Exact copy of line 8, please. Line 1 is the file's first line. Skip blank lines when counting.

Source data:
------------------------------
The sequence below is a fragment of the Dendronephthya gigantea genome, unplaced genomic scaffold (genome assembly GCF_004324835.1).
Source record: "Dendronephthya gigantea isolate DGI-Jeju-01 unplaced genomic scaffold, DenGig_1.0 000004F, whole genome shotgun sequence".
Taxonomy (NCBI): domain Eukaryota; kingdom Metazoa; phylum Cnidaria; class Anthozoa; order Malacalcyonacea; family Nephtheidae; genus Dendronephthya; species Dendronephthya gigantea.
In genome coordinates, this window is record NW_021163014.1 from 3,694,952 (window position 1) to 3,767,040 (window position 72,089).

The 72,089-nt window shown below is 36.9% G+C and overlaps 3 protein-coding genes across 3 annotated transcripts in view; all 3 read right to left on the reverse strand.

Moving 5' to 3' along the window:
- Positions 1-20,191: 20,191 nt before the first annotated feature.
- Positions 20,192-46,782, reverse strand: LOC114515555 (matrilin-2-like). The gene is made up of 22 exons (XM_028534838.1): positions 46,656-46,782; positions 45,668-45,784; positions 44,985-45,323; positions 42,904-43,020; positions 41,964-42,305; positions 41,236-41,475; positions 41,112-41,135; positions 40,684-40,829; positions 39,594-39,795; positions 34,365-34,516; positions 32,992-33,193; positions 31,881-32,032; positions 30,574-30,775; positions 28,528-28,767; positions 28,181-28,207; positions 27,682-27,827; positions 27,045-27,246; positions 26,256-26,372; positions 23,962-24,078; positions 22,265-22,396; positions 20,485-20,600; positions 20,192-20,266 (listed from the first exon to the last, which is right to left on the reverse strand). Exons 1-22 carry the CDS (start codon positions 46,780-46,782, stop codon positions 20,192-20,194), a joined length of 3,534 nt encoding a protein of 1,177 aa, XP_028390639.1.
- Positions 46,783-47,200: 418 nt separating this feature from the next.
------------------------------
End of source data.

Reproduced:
- Positions 20,192-46,782, reverse strand: LOC114515555 (matrilin-2-like). The gene is made up of 22 exons (XM_028534838.1): positions 46,656-46,782; positions 45,668-45,784; positions 44,985-45,323; positions 42,904-43,020; positions 41,964-42,305; positions 41,236-41,475; positions 41,112-41,135; positions 40,684-40,829; positions 39,594-39,795; positions 34,365-34,516; positions 32,992-33,193; positions 31,881-32,032; positions 30,574-30,775; positions 28,528-28,767; positions 28,181-28,207; positions 27,682-27,827; positions 27,045-27,246; positions 26,256-26,372; positions 23,962-24,078; positions 22,265-22,396; positions 20,485-20,600; positions 20,192-20,266 (listed from the first exon to the last, which is right to left on the reverse strand). Exons 1-22 carry the CDS (start codon positions 46,780-46,782, stop codon positions 20,192-20,194), a joined length of 3,534 nt encoding a protein of 1,177 aa, XP_028390639.1.